The latest edition of the Newsletter (see ‘related links’ below), published quarterly by the European Payments Council ( ), takes a closer look at trends expected to shape the future of payments in Europe and other regions around the globe.
- The is ready and looks forward to making the next steps in the process in close dialogue with all stakeholders. Chair Javier Santamaría reiterates key features of the new governance model, which became operational in April 2015.
- Emanuela Cerrato and Francisco Tur Hartmann of the European Central Bank point out that no solution for instant payments in euro has actually been deployed at Europe-wide level. Work is now progressing towards the goal of at least one such solution, as advocated by the Euro Retail Payments Board.
- Connie Theien of the Federal Reserve System outlines a multi-faceted plan to enhance the speed, safety and efficiency of the U.S. payment system.
- Chris Hamilton of the Australian Payments Clearing Association introduces Australia’s New Payments Platform.
- This edition reports on Ripple, the first open-standard, internet protocol based technology for payment service providers ( ) to clear and settle transactions in real-time via a distributed network and highlights possible applications of blockchain technology by the banking industry.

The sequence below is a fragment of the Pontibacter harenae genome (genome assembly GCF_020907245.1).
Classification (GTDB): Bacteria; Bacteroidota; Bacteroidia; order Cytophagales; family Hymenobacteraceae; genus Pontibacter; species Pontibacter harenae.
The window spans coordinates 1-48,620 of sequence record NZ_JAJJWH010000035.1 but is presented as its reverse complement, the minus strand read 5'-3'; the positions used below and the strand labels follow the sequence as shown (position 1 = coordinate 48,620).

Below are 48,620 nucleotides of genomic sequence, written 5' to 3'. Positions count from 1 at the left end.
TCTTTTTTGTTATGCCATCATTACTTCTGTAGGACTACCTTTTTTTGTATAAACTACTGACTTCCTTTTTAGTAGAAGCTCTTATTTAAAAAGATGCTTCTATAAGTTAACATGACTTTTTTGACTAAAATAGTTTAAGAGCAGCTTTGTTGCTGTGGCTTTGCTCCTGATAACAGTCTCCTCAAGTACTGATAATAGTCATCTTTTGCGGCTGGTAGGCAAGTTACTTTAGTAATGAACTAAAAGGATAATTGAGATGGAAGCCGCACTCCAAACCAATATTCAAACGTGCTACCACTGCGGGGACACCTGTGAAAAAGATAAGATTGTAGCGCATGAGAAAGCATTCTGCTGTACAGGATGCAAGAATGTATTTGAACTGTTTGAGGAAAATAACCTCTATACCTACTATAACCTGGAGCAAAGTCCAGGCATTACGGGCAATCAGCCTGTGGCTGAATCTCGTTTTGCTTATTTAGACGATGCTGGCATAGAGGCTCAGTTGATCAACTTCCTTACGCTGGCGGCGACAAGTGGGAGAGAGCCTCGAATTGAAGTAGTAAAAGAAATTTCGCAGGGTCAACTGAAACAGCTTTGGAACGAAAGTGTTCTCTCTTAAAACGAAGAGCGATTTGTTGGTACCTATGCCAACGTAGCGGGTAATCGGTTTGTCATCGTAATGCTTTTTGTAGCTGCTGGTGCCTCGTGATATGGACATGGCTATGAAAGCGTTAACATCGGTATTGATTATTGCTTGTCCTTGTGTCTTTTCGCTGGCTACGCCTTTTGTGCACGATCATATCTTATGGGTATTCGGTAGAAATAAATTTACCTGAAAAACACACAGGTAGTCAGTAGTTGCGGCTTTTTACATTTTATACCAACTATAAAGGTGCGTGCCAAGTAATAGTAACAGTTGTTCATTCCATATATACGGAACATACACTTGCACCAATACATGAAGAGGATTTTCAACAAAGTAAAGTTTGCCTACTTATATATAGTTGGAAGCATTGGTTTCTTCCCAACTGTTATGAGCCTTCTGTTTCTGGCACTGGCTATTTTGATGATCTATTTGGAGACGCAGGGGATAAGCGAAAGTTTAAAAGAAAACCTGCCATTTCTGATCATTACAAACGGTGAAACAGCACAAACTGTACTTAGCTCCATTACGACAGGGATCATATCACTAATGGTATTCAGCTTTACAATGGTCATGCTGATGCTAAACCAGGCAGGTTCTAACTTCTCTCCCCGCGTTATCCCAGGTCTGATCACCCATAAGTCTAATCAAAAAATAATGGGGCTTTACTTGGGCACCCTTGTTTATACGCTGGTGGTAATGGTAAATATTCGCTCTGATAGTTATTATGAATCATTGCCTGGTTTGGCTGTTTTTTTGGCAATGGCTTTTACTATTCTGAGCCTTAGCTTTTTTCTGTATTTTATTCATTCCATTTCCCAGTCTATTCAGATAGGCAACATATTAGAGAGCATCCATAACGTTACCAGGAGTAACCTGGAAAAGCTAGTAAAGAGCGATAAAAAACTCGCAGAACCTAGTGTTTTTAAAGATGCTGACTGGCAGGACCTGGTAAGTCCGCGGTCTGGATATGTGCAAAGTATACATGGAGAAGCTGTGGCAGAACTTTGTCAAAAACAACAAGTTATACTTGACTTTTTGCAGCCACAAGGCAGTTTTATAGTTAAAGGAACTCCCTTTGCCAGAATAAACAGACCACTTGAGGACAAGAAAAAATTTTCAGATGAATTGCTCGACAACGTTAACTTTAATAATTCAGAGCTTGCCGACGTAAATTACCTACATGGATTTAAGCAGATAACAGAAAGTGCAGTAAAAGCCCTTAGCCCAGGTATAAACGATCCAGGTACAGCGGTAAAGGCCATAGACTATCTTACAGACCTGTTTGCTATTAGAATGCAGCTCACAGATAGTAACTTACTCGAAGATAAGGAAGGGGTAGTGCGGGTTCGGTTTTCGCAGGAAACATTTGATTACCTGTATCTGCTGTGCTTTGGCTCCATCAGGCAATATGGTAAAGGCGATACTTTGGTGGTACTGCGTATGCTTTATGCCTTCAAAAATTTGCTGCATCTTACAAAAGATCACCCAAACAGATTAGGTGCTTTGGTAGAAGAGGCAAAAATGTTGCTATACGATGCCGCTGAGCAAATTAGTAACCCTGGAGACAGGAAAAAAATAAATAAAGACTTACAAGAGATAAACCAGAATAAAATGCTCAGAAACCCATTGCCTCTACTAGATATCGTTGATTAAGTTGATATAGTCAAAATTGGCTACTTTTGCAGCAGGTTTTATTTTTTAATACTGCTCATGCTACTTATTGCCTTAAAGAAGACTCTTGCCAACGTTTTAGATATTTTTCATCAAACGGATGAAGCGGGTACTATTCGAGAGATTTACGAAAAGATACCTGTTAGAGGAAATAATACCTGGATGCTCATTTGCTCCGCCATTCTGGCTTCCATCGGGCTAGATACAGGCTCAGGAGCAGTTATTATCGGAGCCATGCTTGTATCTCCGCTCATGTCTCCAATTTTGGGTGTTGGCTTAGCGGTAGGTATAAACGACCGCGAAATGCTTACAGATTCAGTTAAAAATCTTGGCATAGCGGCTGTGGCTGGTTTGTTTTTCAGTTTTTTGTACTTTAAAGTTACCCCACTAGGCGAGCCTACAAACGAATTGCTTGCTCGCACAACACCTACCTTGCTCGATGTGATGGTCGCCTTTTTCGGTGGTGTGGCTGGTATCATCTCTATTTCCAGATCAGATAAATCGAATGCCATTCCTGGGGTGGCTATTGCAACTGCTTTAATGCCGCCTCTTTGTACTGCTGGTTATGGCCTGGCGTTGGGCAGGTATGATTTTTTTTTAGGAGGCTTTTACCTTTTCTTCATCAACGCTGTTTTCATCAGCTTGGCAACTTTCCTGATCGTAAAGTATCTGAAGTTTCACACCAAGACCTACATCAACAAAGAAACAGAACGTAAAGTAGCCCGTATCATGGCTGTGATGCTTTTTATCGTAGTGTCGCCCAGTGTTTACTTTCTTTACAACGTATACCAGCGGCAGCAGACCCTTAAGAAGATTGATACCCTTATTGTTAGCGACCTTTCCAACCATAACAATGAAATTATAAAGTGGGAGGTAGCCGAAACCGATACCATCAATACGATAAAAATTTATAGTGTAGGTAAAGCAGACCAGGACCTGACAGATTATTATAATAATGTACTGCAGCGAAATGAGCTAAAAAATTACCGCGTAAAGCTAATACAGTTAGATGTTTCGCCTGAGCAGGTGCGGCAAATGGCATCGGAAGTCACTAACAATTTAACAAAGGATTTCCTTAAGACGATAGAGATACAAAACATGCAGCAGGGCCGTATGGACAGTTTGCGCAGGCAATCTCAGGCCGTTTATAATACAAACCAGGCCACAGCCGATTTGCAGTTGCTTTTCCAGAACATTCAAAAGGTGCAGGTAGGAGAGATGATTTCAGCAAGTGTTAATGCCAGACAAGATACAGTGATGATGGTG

- Cyber security is a precondition to promoting innovation also in the area of payments in the European Union ( ). Udo Helmbrecht of the ’s Agency for Network and Information Security (ENISA) describes key ENISA initiatives to secure the ’s cyber space.
- On 10 March 2015, the , together with the Cards Stakeholders Group (CSG), published version 7.05 of the Cards Standardisation Volume for public consultation. CSG Co-Chair Claude Brun invites all stakeholders to provide feedback by 5 June 2015.
- Last but not least: Jean-Yves Jacquelin, a banker with more than 30 years of experience in payments, comments on new opportunities for account-servicing : “The changing payments landscape impacts the needs of account-holding customers. Banks that re-define their role as account-servicing in the digital age are uniquely positioned to meet those needs. Notions, articulated by some, anticipating the imminent demise of ‘traditional’ banks offering payment services are therefore premature.” The belief that only ‘new’ players would command innovative capability or could design competitive payment initiation and account information services, he says, is ‘old school’.
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